Wednesday, January 11, 2012

Boethius and Bowser

Yesterday, at the public library, grading short papers on St. Augustine's understanding of Original Sin (strangely, it has something to do with the molecular composition of Edenic semen), I found myself stopping every arcane paragraph or so because a middle-aged man sitting at the next carrel over was loudly playing Super Mario Bros. 3 on some new device--an Acer or Pad--and, for some reason, had chosen not to turn the sound down, thereby sending a cascade of coin-twinkles throughout the entire reading room every time his Italian-avatar jumped, boobeepishly, over a mushroom and onto a spinning piece of gold.

When this got egregious--as it did while he no doubt encountered, via pipe, an underground cache of life-giving bullion--I gestured to the air and sighed, muttering, "really, why is this allowed to continue," as if appealing to a cosmic jury. Unfortunately, God, or his twelve small-claims court sub-angels, declared a mistrial.

It is odd to me that this man didn't seem to have any public consideration at all. And it's odd that collecting coins gives you extra life in Super Mario Bros. 3.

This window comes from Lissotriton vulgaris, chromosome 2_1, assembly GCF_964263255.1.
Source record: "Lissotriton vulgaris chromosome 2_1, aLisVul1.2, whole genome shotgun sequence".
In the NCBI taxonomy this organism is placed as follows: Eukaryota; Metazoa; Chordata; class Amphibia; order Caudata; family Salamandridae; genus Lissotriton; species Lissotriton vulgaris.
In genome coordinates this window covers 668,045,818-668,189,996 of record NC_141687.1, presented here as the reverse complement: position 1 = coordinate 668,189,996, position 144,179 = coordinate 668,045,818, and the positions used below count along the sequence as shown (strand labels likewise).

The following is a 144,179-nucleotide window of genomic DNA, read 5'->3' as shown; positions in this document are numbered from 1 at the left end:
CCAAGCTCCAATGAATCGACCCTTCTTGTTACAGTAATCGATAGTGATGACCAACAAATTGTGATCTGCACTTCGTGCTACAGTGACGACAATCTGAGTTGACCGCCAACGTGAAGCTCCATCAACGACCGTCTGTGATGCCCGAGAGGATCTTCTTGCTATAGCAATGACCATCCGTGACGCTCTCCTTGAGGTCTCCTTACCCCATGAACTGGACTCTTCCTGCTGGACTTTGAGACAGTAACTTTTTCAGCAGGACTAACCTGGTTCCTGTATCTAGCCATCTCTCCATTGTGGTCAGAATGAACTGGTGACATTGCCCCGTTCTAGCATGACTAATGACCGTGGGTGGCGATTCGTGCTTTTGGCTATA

"Are riches naturally precious, or are they precious because of some virtue of yours?" asked the character, Philosophy, in Boethius's The Consolation of Philosophy. "What is precious about them, the gold metal or the pile of money? [. . .] Riches are miserable and troublesome."

Philosophy might have been surprised to find that by the early 1990s, gold would actually have palliative powers for animated video game characters, giving to the player of those games, as I used to say, "Extra Guys."

I couldn't take the implications, or the noise. Rather than giving life, those video-riches were sapping mine.

So I stood up to approach the man, steeled myself for confrontation, but found that I just couldn't be the one to chastise him even though his behavior was really unsupportable. Returning to St. Augustine, I held my useless tongue. Just as the Bishop of Hippo predicted in the 5th Century, my free will was powerless in the face of sin and Super Mario.

And yet, for Boethius's character Philosophy, "nothing is miserable unless you think it so"; I, therefore, ate my granola bar, grew to twice my size, and stormed through that august stack of freshman papers, undaunted by the local man's considerable and vexatious skill.

Now, my dear Philosophy, spurred by that experience, I'm home. And I'm ready to count my blessings and my coins as I once-and-for-all defeat the offending Nintendo game, alone and silently. "How can glory be great that is severely limited by such narrow boundaries?" you ask. Good question. But for the next 45 minutes, I choose to ignore it.


Jayme said...

Dave, you should be proud that you made it through those papers and did not immediately go play the game. Will power!

David Grover said...

I can beat Mario 3 in less than 15 minutes.

You dead.